Improvisation does so much more than make people laugh. It builds connection, trust, and empathy between people from all walks of life.
Improv can be used to break down cultural barriers, to assist with recovering from humanitarian crises, and to help scientists and other researchers share their work.
This last use is the mission of the Alan Alda Center for Communicating Science at Stony Brook University. The others are a small selection of ways others apply improvisation to improve human relationships and connections. Hundreds of improv professionals regularly share ideas, information, and best practices with each other through an organization called The Applied Improvisation Network.
In August, the Alda Center will host The Applied Improvisation Network’s annual conference, which will discuss the power of improv to foster human connection, and mark the beginning of the Alda Center’s 10th anniversary celebrations.
“When Alan Alda founded the center a decade ago, he wanted to test his theory that improv could help to make complex science accessible, understandable, and engaging for people from all walks of life,” said Dr. Laura Lindenfeld, the center’s executive director and interim dean of the SBU School of Journalism. “Since then, we’ve made significant progress toward proving his theory, and we are delighted to begin celebrating our 10th anniversary with people who know firsthand the power and versatility of improvisation.”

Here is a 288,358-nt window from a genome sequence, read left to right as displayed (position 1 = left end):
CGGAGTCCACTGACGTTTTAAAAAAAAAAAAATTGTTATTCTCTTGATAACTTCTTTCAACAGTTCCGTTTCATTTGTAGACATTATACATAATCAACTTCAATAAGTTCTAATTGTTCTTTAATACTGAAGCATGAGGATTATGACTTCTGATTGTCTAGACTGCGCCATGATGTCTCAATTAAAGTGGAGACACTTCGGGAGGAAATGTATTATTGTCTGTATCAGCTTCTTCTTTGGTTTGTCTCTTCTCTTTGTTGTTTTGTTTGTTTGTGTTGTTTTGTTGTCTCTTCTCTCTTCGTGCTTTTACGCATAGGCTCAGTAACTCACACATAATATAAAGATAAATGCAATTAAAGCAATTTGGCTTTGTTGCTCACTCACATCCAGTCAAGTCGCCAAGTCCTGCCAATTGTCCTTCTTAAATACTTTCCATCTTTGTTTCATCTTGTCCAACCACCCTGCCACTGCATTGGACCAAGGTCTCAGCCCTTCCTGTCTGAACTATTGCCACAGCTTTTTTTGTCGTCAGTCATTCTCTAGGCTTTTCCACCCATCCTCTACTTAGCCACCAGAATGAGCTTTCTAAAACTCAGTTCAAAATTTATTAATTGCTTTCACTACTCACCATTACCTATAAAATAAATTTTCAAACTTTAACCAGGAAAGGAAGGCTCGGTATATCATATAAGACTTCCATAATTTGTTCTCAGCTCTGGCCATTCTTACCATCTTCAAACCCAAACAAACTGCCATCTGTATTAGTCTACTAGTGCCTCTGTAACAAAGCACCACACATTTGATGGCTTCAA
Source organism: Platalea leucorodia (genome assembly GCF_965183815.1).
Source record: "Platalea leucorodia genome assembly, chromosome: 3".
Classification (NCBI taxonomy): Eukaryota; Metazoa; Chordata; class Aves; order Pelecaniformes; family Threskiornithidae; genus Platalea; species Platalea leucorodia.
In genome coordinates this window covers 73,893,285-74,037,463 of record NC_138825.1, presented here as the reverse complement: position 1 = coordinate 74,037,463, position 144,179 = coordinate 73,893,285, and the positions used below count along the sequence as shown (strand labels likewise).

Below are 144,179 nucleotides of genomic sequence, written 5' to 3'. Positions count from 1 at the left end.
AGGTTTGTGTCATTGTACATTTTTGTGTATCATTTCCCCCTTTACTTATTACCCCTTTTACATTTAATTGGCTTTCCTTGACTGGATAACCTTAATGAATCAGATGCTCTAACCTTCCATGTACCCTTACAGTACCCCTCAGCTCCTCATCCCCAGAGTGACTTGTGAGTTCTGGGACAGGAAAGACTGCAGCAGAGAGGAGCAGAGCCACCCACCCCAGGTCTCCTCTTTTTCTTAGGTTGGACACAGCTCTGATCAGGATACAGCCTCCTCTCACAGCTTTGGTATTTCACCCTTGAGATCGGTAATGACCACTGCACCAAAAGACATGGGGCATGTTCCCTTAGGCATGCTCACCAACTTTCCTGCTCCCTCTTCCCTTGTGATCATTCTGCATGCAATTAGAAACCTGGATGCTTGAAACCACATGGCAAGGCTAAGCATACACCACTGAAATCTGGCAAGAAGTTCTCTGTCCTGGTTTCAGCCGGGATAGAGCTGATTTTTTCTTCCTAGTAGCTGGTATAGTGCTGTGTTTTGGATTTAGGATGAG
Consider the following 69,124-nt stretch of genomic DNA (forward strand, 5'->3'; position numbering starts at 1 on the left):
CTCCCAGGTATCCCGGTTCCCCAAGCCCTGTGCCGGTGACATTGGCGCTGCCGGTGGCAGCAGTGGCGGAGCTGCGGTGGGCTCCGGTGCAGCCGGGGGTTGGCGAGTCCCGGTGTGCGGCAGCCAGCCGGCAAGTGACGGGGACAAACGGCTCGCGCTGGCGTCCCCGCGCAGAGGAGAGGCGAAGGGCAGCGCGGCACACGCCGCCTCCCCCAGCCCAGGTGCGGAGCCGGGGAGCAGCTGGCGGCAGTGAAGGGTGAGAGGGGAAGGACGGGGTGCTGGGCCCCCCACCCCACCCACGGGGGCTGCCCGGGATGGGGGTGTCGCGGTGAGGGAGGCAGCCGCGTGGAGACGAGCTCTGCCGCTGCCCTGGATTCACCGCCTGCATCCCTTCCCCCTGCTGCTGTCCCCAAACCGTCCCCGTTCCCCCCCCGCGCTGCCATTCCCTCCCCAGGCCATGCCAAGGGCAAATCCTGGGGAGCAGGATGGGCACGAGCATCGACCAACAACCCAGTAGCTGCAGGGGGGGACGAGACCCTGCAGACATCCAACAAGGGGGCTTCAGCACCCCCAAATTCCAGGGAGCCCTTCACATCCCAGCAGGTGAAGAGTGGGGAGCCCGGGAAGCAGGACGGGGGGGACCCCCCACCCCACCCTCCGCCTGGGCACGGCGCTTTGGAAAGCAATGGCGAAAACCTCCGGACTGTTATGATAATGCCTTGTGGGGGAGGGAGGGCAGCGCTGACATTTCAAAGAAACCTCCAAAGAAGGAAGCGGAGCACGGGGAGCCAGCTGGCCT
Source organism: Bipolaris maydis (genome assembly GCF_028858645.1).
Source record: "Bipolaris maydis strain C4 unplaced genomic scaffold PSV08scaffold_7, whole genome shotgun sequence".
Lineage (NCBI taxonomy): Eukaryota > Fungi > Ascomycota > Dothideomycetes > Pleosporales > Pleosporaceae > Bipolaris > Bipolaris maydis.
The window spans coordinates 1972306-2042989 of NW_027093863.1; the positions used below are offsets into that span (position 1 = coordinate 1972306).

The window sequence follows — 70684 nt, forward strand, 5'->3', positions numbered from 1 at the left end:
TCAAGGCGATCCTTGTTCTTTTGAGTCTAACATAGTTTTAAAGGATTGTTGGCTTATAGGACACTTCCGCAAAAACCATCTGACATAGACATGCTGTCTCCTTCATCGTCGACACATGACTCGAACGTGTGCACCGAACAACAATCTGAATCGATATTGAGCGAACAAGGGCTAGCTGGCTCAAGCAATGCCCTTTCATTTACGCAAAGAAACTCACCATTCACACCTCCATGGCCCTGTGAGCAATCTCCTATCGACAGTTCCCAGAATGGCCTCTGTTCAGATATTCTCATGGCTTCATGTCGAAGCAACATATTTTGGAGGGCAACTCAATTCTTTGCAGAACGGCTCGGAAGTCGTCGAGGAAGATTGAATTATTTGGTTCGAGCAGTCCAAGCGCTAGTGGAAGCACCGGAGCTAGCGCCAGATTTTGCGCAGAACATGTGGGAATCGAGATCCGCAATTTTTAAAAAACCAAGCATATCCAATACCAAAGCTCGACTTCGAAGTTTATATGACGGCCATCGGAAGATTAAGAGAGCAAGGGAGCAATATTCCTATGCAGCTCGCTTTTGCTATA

The conference will draw more than 300 people from around the world to Stony Brook’s campus for talks and presentations about improv, performances, and a panel discussion featuring Dr. Lindenfeld; Alan Alda, Center founder, actor, and activist; and Aretha Sills, granddaughter of Viola Spolin, who is considered to be the creator of improvisational theater techniques.
“The workshops and speakers chosen to explore our conference theme ‘Communicating Over Barrier and Borders: Applications Of Improvisation In Society’ will illuminate the unique power of improv to galvanize our innate human capacity to connect, communicate and collaborate,” said Jude Treder-Wolff, The Applied Improvisation Network’s 2019 conference chair. “This is a remarkable moment for the field of applied improv, and this conference will explore its expansion into so many fields that range from school classrooms to corporate boardrooms, from therapy with disenfranchised people living on the margins to engineers, scientists and academics doing innovative work to shape the future. We are so honored to be part of celebrating 10 years of the Alan Alda Center For Communicating Science contributing to this work.”
Photo courtesy of The Applied Improvisation Network; Drew Tarvin presents at AIN Montreal